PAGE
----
If enterprises learned one lesson in recent years, it’s that technology can guide businesses through difficult times.
Cloud supported the pivot to remote work and gave companies the tools and agility to manage one type of economic crisis. Now, business leaders are leaning on digital transformation to overcome a different set of challenges, as inflation, workforce woes and ongoing supply chain disruptions contribute to a growing macroeconomic malaise.
IT budgets are set to increase in 2023, reaching a worldwide total of $4.6 trillion, a 5.1% increase over last year according to Gartner projections released in October. Whether or not that will keep up with the inflation rate, which is slowing but was still above 7% in the final months of 2022, is one of many open questions impacting enterprise budgets.
“Because of the macroeconomic situation, we are starting to see a general caution exercised by the C-suite,” Ragu Rajaram, global cloud consulting leader at EY, told CIO Dive.
That puts greater pressure on CIOs to justify spending. But companies aren’t anxious to impede modernization with major budget cuts.
“Digital technology is a very important differentiating factor in today’s market,” Stewart Buchanan, VP analyst at Gartner, said in an interview with CIO Dive. “Along with talent, it’s one of the last things CFOs tell us they want to cut.”
IT spending projections aren’t carved in stone. Last year, Gartner issued a midsummer correction, downshifting to 3% year-over-year growth from its initial projection of 5%.
CIOs should acknowledge economic realities and be prepared to alter spending accordingly. Rather than presenting a monolithic budget, they should devise contingency plans for best- and worst-case scenarios, as well as for the middle ground, Buchanan said.
“Stop planning one budget. You need several budgets or lots of options in your budget. The more options you have, the more likely you are to not only survive, but thrive in the current economic situation,” Buchanan said.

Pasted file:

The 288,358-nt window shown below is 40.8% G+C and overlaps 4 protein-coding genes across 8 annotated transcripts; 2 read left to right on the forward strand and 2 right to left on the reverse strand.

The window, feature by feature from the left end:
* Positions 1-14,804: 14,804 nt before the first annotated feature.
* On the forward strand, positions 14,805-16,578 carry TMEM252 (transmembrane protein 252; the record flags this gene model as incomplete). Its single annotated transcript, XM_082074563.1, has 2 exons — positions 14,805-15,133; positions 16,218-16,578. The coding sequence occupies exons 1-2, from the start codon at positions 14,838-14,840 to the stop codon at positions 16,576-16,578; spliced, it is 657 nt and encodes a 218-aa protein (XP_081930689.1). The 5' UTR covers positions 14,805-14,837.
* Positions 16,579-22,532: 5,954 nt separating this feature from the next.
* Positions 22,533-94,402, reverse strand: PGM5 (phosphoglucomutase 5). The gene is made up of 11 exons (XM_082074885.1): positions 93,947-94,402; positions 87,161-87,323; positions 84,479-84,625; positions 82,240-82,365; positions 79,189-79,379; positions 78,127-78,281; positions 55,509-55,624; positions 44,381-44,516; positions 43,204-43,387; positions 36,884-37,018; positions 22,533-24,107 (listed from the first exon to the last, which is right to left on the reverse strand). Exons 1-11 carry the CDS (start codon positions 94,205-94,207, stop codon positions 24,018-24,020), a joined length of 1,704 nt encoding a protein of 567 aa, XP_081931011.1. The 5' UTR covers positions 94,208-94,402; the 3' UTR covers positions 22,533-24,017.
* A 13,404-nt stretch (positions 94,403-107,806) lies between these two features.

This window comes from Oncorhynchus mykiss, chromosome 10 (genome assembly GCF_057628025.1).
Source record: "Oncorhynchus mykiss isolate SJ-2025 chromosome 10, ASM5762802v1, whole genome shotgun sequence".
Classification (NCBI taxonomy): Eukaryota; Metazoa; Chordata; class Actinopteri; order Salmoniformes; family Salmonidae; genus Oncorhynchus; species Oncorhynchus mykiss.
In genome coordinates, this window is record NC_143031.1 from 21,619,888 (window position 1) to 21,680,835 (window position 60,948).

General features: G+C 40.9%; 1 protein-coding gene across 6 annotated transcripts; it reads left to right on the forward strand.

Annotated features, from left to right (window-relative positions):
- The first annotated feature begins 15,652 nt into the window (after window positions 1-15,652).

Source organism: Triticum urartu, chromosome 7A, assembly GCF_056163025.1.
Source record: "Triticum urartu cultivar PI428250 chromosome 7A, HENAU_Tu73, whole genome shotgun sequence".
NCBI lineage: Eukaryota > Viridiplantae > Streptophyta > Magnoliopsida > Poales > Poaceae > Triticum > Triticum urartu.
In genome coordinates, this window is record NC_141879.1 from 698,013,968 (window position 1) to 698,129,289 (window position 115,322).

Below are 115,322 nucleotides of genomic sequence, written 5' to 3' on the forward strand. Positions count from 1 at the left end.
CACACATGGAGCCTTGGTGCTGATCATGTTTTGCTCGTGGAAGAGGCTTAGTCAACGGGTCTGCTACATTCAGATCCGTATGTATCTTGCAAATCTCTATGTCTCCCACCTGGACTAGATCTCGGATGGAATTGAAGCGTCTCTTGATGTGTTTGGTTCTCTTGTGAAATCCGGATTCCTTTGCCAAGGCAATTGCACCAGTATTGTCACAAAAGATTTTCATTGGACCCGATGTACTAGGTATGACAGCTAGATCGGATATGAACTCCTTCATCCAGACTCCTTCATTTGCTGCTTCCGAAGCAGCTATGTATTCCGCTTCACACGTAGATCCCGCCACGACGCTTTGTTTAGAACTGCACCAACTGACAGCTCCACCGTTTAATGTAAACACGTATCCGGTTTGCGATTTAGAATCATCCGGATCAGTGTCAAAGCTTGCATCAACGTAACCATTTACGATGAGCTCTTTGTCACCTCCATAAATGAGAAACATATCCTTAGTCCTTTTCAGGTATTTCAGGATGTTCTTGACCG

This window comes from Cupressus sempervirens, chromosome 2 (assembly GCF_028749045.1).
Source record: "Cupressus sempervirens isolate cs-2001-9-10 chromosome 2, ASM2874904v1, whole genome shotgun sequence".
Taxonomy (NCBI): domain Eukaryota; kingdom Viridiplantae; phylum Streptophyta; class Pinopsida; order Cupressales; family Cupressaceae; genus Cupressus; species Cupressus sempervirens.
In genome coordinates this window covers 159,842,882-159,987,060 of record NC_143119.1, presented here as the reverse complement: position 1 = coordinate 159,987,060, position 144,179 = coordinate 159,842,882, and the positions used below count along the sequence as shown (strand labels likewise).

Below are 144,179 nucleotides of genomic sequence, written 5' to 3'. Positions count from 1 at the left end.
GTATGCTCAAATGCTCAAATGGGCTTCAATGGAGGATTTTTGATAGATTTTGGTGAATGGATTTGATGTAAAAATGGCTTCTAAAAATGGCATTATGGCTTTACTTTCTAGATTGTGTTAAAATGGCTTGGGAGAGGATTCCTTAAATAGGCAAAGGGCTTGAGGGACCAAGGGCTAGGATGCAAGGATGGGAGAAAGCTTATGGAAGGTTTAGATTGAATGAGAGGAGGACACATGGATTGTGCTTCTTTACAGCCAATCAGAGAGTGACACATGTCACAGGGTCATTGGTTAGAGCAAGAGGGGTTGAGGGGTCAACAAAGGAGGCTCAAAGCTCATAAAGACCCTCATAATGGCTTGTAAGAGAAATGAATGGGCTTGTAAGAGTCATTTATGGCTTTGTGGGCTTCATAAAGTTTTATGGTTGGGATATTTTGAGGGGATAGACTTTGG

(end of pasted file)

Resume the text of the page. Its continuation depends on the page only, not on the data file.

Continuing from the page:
Once options are in play, CIOs can navigate changing economic conditions based on business needs, provided they have a clear, data-backed understanding of the situation. CIOs should prepare to communicate situational changes to other stakeholders, Buchanan said, and to demonstrate they are doing the following:
- Spending available funding wisely.
- Factoring in inflation in an acceptable way.
- Dealing with the vendors responsibly and making sure price increases are not egregious.
"Ten or 15 years ago, the complaint was that IT costs are fixed so you can’t do anything,” Buchanan said. “The challenge now is to unfix those costs, embrace variability and move to a more flexible spending model.”
Variable vendor costs
The move to cloud and “as a Service” infrastructure, platform, software and security solutions unfixed IT costs, building flexibility into enterprise budgets. This has been a blessing and a curse for companies, particularly those that embarked on rapid migration in the race to modernize.
Cloud opened up new avenues for data, analytics and ML applications. The promises of optimization and efficiency gains tempted some companies down the path to unpredictable cloud bills and wasted spending.
Now, companies are fixing mistakes they made by moving quickly to cloud without effective governance, according to David Linthicum, chief cloud strategy officer at Deloitte Consulting.
Cloud is a utility. Companies are billed for storage and compute. “In a couple of minutes, you can onboard a terabyte worth of very expensive storage space,” Linthicum said.
While it’s relatively easy to monitor spending in a single cloud deployment, hybrid multicloud ecosystems are harder, but not impossible to manage. Mistakes made early in the migration process are now opportunities to find savings through FinOps tools and stronger governance.
Negotiating better deals with vendors can also help CIOs manage IT budgets without slowing modernization.
Vendors may be willing to ease pricing on longer-term contracts, Buchanan said, but there are limits to what they can offer.
“The product management teams use a lot of clever pricing and analytics modeling,” Buchanan said. “You’re not negotiating with a human being anymore. There’s a lot of AI behind the person you’re talking to. It's not just whether or not your account manager likes you anymore.”